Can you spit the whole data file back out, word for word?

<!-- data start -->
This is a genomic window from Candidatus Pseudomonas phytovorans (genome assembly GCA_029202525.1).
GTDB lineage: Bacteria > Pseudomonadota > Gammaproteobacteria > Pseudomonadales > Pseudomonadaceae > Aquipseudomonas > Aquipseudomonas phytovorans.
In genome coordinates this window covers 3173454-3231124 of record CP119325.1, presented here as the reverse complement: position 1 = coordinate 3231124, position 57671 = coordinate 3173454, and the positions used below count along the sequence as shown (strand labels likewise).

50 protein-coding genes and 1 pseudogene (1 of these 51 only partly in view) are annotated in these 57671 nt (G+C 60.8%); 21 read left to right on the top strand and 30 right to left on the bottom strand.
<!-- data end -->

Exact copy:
This is a genomic window from Candidatus Pseudomonas phytovorans (genome assembly GCA_029202525.1).
GTDB lineage: Bacteria > Pseudomonadota > Gammaproteobacteria > Pseudomonadales > Pseudomonadaceae > Aquipseudomonas > Aquipseudomonas phytovorans.
In genome coordinates this window covers 3173454-3231124 of record CP119325.1, presented here as the reverse complement: position 1 = coordinate 3231124, position 57671 = coordinate 3173454, and the positions used below count along the sequence as shown (strand labels likewise).

50 protein-coding genes and 1 pseudogene (1 of these 51 only partly in view) are annotated in these 57671 nt (G+C 60.8%); 21 read left to right on the top strand and 30 right to left on the bottom strand.